I. THE TREASURES OF WICKEDNESS PROFIT NOTHING. "Treasures of wickedness" should mean wealth which has been acquired by dubious or unjustifiable methods, or which is applied to unhallowed or forbidden purposes. But it may be used to signify all wealth bearing no relation to the command and will of the Almighty; all wealth in the acquisition and expenditure of which religion has no influence. But take the present life only, and appearances are against the statement of this text. What will not riches do and obtain for men! Some things they will not. They cannot give health to the languid, ease to the tormented, nor life to the dead. Therefore, with all their fair appearances, they profit nothing. They bring with them no solid, substantial happiness; no joy upon which the soul can confidently repose itself; no strength to endure trials in adversity. If they could, we have still to keep in mind that man is destined for an eternal existence, and for him the hour is coming in which all must confess that riches are useless — nothing in the sight of immortal man, much less in the sight of an eternal God.

II. WHAT IS MEANT BY RIGHTEOUSNESS, AND IN WHAT SENSE IT DELIVERETH FROM DEATH. The righteousness which delivereth from death is not our own righteousness properly so-called, but the righteousness of Christ. This righteousness, however, involves a righteousness of our own, which is, in its nature, a necessary fruit, and without which it cannot really exist. The righteousness adverted to by Solomon, in the case of the Jews, was first a ceremonial and then a meritorious righteousness. For us there is first an imputation of the perfect righteousness of Christ, and secondly, an actual righteousness of our own; the first being the cause of our justification, and the second its natural and necessary consequence. The righteous man is he who has accepted the salvation of Christ, is in the leading of the Holy Spirit, and has the testimony of his conscience that, in simplicity and godly sincerity, he daily labours to combine a holy life with a humble and contrite heart. Such a righteousness delivers, not from bodily death, but from all those evils that are represented by, and consummated in, death. To disappointment religion opposes hope; to suffering, patience; to the loss of earthly friends, the friendship of One who "sticketh closer than a brother." In the hour of calamity, disease, and death itself, righteousness is proved to be the only lasting, sustaining remedy.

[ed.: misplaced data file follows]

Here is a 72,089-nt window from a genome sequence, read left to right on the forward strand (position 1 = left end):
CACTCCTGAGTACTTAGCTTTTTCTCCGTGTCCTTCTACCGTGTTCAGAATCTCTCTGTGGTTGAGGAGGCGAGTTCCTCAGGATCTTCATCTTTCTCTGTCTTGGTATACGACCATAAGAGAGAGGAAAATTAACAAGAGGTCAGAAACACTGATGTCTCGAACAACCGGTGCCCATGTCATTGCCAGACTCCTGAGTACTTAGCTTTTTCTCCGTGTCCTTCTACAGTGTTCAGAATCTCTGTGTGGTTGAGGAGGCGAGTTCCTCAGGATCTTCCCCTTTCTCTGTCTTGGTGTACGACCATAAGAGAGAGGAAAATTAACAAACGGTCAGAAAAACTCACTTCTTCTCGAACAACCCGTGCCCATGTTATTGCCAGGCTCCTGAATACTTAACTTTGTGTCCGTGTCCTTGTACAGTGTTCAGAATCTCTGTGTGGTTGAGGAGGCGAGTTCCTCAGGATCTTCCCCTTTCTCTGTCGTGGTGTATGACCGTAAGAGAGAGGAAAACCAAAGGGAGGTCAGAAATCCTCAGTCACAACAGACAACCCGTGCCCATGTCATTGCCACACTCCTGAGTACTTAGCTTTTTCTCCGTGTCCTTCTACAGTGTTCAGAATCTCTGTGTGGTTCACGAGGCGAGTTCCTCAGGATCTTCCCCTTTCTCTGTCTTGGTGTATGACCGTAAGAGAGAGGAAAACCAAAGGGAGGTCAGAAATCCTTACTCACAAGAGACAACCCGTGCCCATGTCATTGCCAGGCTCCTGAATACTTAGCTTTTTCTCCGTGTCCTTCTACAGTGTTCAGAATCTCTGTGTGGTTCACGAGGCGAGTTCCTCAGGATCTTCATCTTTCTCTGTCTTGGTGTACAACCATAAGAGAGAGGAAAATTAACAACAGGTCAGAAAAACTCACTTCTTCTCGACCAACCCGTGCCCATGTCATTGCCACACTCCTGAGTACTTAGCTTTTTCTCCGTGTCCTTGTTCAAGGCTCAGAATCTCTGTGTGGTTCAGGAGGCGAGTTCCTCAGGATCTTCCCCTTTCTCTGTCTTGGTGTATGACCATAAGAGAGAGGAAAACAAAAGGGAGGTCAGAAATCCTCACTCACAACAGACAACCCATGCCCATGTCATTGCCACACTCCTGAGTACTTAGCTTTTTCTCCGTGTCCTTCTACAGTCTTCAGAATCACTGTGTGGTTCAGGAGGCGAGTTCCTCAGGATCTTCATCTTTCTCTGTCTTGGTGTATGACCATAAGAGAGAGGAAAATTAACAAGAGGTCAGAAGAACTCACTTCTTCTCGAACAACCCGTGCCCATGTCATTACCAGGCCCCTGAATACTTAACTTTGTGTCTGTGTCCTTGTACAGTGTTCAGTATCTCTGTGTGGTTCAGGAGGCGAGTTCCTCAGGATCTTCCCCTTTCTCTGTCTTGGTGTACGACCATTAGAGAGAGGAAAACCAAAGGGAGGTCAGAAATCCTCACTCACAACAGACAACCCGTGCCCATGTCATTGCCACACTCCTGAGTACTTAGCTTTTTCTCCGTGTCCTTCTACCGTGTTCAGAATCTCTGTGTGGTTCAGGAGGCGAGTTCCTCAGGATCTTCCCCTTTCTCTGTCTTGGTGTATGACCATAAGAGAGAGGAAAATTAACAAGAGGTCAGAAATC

(Thomas Dale, M.A.)

may mean either treasures wickedly got or treasures wickedly spent, or both. Such treasures profit nothing unto the bestowment of true happiness.

(R. Wardlaw.)

No moral system is complete which does not treat with clearness and force the subject of wealth. The material possessions of an individual or of a nation are, in a certain sense, the prerequisites of all moral life. The production of wealth, it not, strictly speaking, a moral question itself, presses closely upon all other moral questions. Wisdom will be called upon to direct the energies which produce wealth, and to determine the feelings with which we are to regard the wealth which is produced. Moral problems mightier still begin to emerge when the question of distribution presents itself. If production is in a sense the presupposition of all moral and spiritual life, no less certainly correct moral conceptions — may we not even say, true spiritual conditions? — are the indispensable means of determining distribution. In our own day this question of the distribution of wealth stands in the front rank of practical questions. Religious teachers must face it. Socialists are grappling with this question not altogether in a religious spirit. But all socialism is not revolutionary. In the teaching of the Book of Proverbs on this subject note —